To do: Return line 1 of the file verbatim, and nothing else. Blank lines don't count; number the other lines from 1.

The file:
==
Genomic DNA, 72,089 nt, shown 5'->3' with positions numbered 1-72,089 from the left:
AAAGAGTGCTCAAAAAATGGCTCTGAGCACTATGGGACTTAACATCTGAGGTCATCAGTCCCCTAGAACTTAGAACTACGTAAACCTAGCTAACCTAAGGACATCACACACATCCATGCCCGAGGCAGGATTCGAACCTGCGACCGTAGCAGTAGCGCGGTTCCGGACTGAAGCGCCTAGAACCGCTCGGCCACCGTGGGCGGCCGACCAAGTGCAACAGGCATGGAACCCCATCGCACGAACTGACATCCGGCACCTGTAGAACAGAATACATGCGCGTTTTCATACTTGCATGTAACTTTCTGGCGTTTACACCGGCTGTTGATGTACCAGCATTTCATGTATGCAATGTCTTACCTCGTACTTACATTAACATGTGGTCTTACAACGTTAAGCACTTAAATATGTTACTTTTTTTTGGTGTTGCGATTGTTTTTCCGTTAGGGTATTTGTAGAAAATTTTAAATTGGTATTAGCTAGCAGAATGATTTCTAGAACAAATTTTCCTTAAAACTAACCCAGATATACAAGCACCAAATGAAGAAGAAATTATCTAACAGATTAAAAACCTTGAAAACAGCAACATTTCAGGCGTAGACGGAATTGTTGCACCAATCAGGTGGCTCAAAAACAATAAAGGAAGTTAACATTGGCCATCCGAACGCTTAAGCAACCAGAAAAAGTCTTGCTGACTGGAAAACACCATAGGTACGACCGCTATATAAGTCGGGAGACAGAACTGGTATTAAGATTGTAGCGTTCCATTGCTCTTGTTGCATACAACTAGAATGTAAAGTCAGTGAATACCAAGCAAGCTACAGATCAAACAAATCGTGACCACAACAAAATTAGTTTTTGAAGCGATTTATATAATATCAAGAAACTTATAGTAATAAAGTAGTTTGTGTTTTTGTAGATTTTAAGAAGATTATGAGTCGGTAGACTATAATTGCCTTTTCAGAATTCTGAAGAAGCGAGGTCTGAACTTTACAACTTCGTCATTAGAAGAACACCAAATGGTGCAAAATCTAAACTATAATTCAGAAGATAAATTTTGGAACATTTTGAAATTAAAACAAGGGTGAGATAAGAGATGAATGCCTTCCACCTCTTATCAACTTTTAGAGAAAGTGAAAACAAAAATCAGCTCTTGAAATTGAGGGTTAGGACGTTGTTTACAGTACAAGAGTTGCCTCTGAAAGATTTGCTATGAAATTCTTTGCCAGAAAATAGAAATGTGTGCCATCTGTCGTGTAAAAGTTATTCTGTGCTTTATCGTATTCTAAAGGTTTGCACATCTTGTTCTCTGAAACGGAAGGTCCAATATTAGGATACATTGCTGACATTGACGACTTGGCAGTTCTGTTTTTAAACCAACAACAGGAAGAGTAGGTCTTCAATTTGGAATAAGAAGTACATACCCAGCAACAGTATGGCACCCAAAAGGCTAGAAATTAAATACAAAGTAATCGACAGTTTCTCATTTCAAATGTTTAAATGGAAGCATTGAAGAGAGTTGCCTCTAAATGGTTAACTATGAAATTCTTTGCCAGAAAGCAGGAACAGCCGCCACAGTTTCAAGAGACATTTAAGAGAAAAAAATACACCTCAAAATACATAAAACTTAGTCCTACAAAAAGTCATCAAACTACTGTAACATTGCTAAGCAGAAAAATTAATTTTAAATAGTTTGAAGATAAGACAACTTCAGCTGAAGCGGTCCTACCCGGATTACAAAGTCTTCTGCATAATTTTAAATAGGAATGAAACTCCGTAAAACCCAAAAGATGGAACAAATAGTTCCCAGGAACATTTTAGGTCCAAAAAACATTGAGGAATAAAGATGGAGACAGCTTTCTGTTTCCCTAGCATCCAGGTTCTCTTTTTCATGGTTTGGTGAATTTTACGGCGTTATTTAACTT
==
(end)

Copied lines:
Genomic DNA, 72,089 nt, shown 5'->3' with positions numbered 1-72,089 from the left: